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(Shutterstock)A man who has spent 30 years behind bars for a 1985 rape will get a whole new trial, since the hair analysis used to convict him has since been proven to be junk science, a Massachusetts judge ruled last week.

The decision could be the beginning of a wave of reevaluations of cases involving the method, which has since become a major scandal for the Federal Bureau of Investigation.

George D. Perrot was arrested for break-in and rape of an elderly woman in Springfield. He was convicted in 1992 based on the hair analysis, according to the Schuster Institute for Investigative Journalism, which has taken years to look at the case in-depth.

Perrot and the victim both denied he was the attacker, and this is the third time the Perrot conviction has been overturned.

Judge Robert J. Kane ruled that the hair analysis by an FBI expert was so flawed – and the results so important in the conviction – that the 48-year-old Perrot must now have a new trial. Perrot will get a bail hearing next week as Hampden County prosecutors decide whether to appeal, try him again, or drop the case.

“The court determines that ‘justice may not have been done’ at Perrot’s 1992 trial because of the introduction of hair evidence that in numerous and material respects exceeded the foundational science,” the judge writes. “In making that judgement, the court determines that it was not until decades after Perrot’s 1992 trial that errors in testimony on hair evidence came to be authoritatively recognized and addressed.”

The defendant’s attorney, Nicholas Perros, said: “This decision acknowledges that George never received a fair trial.”

The FBI analyst told the judge and a jury in 1992 that he could positively identify Perrot using just a single hair found at the home of the 78-year-old victim.

READ MORE: Four States Auditing Cases Involving Flawed FBI Hair Analysis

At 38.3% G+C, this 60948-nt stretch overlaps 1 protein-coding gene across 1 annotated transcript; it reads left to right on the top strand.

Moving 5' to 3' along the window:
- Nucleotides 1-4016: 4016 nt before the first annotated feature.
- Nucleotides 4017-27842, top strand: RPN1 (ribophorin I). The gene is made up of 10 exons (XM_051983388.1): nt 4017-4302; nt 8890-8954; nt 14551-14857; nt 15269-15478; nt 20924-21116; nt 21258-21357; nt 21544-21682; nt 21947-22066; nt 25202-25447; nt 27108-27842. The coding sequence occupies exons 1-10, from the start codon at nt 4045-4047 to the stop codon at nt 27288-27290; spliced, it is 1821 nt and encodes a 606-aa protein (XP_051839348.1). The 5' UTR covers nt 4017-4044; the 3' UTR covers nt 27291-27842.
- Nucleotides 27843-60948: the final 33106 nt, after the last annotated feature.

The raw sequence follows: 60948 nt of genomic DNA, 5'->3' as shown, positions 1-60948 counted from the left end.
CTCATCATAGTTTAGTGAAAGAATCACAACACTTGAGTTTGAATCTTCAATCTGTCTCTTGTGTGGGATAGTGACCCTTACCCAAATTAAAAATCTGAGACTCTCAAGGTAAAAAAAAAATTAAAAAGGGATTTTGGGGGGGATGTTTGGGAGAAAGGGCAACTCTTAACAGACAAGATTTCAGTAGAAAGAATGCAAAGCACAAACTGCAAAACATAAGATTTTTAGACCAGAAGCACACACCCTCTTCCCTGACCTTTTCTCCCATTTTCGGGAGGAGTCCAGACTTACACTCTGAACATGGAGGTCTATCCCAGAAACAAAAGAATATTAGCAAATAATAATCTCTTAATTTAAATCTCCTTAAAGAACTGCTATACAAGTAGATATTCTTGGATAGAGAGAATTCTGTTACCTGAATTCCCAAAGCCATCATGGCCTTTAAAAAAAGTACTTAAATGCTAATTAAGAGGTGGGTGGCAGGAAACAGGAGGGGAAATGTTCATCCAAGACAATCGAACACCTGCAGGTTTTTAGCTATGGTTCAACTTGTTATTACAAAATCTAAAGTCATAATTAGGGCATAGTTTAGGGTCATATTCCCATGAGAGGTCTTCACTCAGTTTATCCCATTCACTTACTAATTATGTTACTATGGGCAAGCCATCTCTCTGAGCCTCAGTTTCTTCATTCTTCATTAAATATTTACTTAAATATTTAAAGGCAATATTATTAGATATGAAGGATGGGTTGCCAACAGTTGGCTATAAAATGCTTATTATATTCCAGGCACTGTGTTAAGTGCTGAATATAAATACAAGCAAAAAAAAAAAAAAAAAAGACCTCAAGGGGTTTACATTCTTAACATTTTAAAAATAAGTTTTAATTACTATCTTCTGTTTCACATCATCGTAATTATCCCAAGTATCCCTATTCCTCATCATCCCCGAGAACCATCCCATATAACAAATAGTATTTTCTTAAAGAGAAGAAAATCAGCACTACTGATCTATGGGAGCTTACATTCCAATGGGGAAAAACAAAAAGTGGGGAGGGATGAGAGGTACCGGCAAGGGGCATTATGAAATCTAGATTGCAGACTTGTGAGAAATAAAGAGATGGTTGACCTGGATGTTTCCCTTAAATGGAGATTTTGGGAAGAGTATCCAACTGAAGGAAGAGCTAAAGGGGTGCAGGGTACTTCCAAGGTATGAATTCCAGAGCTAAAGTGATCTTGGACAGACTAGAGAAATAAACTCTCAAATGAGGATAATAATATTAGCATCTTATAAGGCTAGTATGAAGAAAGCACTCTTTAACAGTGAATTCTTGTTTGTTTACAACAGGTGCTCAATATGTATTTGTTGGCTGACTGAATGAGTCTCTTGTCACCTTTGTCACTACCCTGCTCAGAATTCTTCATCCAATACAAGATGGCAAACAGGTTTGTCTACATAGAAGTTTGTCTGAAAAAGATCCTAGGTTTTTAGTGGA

A handwritten note from the first prosecutor on the case has apparently pointed toward potentially-exculpatory blood tests.

In 2012 a judge ruled in favor of a post-conviction motion to allow DNA testing of the single strand of hair found on the victim’s bed – but the evidence by then was declared missing, according to the Schuster Institute.

An example of hair under a microscope at 600X. (Shutterstock)

Last April, the FBI announced that the vast majority of its hair-analysis cases from 1985 to 1999 involved compromised science. The agency said they were reviewing more than 3,000 cases involving the expert testimony. At least four states have also begun auditing convictions in the wake of the revelations. One of those states was Massachusetts.

Kane, the Massachusetts judge ruling in the Perrot case, said the scientific consensus on hair is completely changed in the decades since Perrot was locked away.

“The 2008 National Academy of Science report on the limits of hair evidence caused the FBI to audit hair evidence and to determine that (the expert’s) testimony at Perrot’s 1992 trial contained seven occasional where (the expert) exceeded the foundational science,” the ruling states.

Perrot’s supporters are pushing for his release.

“The fact that George has served three decades in prison for a rape that the victim, Mary Prekop, repeatedly told authorities he didn’t commit is beyond tragic,” said Florence Graves, founding director of the Schuster Institute. “Moreover, George’s case showcases the devastating impact of a criminal justice system that takes decades to acknowledge that thousands of people have been found guilty based on deeply flawed forensic science.

“I believe Judge Kane’s decision will give others still in prison real hope,” Graves added. 

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